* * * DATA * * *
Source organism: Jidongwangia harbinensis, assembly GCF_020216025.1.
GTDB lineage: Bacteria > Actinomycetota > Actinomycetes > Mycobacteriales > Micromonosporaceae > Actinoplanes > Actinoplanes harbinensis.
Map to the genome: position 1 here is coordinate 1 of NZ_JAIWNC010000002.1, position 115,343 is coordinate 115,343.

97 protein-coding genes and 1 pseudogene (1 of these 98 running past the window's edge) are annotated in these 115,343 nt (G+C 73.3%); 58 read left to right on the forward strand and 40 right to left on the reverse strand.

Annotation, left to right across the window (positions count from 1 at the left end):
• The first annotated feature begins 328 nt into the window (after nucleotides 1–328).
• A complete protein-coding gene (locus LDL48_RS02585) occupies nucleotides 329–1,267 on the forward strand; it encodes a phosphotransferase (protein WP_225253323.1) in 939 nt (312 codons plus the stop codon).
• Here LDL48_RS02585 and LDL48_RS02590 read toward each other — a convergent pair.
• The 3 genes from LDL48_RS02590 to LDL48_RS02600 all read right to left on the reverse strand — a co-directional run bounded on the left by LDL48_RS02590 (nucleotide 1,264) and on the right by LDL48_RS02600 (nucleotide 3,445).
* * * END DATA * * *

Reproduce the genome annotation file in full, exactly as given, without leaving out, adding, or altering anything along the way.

Source organism: Jidongwangia harbinensis, assembly GCF_020216025.1.
GTDB lineage: Bacteria > Actinomycetota > Actinomycetes > Mycobacteriales > Micromonosporaceae > Actinoplanes > Actinoplanes harbinensis.
Map to the genome: position 1 here is coordinate 1 of NZ_JAIWNC010000002.1, position 115,343 is coordinate 115,343.

97 protein-coding genes and 1 pseudogene (1 of these 98 running past the window's edge) are annotated in these 115,343 nt (G+C 73.3%); 58 read left to right on the forward strand and 40 right to left on the reverse strand.

Annotation, left to right across the window (positions count from 1 at the left end):
• The first annotated feature begins 328 nt into the window (after nucleotides 1–328).
• A complete protein-coding gene (locus LDL48_RS02585) occupies nucleotides 329–1,267 on the forward strand; it encodes a phosphotransferase (protein WP_225253323.1) in 939 nt (312 codons plus the stop codon).
• Here LDL48_RS02585 and LDL48_RS02590 read toward each other — a convergent pair.
• The 3 genes from LDL48_RS02590 to LDL48_RS02600 all read right to left on the reverse strand — a co-directional run bounded on the left by LDL48_RS02590 (nucleotide 1,264) and on the right by LDL48_RS02600 (nucleotide 3,445).